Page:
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Better together: The truth about insurance policy riders

Some things just go together. What's peanut butter without jelly, peaches without cream, Hall without Oates?

The same two-is-better-than-one principle applies to insurance. What's commonly known as a rider – an add-on to a basic insurance policy – can help make all the difference in the overall value of your coverage. Think of a rider as a little extra something that's added to a basic life or health insurance policy to sweeten the deal and personalize your coverage.

Where does the term "rider" come from? Simply put, a rider is something that doesn't exist on its own. It only comes into play when it's attached, or "riding," with something else – sort of like a sidecar on a motorcycle.

When it comes to insurance riders, there are many kinds: Both life and health insurance policies can be beefed up with riders. Your insurer determines what types of riders to offer, and it’s up to you – with help from your agent or broker – to choose the ones that are right for your needs.

Common examples of life insurance riders include:

  • A waiver of premium rider, which pays your insurance premiums if you're totally disabled and cannot work.
  • An accidental death benefit rider, which provides an additional sum to your beneficiaries if your death is the result of a covered accident. This rider is sometimes known as "double indemnity" because in many cases the payout is twice the policy's face value.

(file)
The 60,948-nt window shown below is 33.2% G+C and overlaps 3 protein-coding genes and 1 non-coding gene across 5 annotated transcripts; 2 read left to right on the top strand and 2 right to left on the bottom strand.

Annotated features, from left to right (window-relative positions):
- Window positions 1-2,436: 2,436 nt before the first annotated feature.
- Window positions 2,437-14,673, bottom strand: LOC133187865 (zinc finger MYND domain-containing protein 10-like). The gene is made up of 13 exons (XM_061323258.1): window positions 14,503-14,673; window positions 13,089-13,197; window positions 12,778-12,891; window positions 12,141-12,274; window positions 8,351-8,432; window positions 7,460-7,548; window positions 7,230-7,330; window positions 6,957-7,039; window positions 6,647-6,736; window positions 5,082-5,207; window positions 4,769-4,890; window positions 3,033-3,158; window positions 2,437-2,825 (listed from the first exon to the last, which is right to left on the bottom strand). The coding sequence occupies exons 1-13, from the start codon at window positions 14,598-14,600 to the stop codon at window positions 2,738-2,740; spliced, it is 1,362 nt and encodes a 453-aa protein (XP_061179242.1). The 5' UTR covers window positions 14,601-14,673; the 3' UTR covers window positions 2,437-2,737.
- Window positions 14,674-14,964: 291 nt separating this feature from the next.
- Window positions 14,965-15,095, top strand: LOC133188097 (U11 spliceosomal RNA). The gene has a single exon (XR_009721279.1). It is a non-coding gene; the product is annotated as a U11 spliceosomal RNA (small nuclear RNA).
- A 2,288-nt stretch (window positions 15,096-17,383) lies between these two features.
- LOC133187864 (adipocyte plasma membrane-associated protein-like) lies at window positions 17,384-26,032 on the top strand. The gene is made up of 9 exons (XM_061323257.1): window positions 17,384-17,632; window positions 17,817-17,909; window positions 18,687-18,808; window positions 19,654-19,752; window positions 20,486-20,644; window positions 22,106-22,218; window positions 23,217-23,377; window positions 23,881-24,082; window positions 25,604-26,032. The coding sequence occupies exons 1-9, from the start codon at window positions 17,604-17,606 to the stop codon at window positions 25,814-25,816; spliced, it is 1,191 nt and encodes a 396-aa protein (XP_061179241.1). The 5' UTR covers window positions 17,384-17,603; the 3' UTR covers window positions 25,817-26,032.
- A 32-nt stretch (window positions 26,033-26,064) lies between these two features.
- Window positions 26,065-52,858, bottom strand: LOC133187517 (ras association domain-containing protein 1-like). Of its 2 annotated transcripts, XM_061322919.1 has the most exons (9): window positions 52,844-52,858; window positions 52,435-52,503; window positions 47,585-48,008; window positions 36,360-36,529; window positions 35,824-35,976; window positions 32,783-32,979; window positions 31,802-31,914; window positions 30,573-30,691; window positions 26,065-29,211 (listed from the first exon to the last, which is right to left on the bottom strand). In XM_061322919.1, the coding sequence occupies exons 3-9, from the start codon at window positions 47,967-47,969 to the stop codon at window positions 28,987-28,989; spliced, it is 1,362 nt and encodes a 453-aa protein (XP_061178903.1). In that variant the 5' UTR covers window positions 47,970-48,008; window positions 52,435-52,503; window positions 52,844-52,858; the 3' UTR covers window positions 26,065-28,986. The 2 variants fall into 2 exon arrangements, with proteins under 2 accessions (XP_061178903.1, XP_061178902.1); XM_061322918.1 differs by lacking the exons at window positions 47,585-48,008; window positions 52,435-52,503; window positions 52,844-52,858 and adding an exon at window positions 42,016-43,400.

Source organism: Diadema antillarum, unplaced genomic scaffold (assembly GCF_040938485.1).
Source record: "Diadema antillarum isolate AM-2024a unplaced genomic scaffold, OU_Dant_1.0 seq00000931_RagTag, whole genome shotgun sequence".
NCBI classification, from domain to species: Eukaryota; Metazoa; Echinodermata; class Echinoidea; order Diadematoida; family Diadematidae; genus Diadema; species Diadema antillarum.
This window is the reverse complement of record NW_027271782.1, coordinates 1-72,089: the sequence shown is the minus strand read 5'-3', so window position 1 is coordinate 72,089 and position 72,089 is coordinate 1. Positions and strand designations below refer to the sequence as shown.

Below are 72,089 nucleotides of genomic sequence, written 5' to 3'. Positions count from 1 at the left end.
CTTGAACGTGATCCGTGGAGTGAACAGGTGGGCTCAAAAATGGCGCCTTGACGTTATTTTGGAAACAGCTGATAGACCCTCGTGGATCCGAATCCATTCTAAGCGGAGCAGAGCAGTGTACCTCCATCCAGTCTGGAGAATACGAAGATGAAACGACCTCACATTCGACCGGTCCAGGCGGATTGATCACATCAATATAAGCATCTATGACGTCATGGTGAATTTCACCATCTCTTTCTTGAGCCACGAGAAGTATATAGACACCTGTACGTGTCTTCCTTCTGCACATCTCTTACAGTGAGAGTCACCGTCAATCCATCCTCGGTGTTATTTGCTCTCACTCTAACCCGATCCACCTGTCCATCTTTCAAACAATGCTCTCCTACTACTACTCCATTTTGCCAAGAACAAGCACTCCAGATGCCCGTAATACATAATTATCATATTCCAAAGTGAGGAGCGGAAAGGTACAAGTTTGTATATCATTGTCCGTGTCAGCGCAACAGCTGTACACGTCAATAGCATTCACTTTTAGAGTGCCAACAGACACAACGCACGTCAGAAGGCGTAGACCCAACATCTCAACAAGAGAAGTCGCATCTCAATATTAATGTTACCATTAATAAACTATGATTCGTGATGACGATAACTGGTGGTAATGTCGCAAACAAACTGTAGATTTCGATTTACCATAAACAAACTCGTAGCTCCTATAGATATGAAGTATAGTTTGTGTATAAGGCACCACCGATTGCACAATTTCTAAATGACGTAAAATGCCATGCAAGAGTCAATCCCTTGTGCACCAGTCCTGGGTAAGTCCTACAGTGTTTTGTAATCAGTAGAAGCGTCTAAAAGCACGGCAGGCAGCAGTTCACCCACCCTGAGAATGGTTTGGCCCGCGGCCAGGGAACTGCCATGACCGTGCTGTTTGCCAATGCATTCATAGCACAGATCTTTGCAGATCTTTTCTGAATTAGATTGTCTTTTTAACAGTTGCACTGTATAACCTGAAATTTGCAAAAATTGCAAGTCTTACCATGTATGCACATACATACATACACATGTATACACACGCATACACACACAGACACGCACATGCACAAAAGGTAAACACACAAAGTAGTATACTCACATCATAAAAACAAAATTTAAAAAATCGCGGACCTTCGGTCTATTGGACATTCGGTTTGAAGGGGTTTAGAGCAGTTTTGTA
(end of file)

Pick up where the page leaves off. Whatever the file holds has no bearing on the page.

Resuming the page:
• A spouse or child life insurance rider, which allows you to add term life insurance coverage for your husband, wife or child.

Voluntary health insurance policies, such as cancer, disability and life, also may include optional riders. You might select a rider that increases your benefits based on the length of time your policy is in force, or one that pays benefits in the event of certain medical circumstances. For example, some riders pay benefits if you're diagnosed with cancer or another covered, life-threatening disease, such as Type 1 diabetes or advanced Alzheimer's disease; while others go into effect if you suffer a traumatic health event, such as a heart attack or stroke.

The bottom line is that your life or health insurance journey isn't over once you've applied for basic coverage – it continues as you select the optional riders that customize your experience. It's almost like taking an off-the-rack dress or suit that fits just OK to a tailor who makes it fit like a glove.
Next time you consider adding an insurance product to your portfolio, remember to ask about available riders. After all, neglecting to do so is like ordering apple pie without ice cream.

This article is for informational purposes only and is not intended to be a solicitation.

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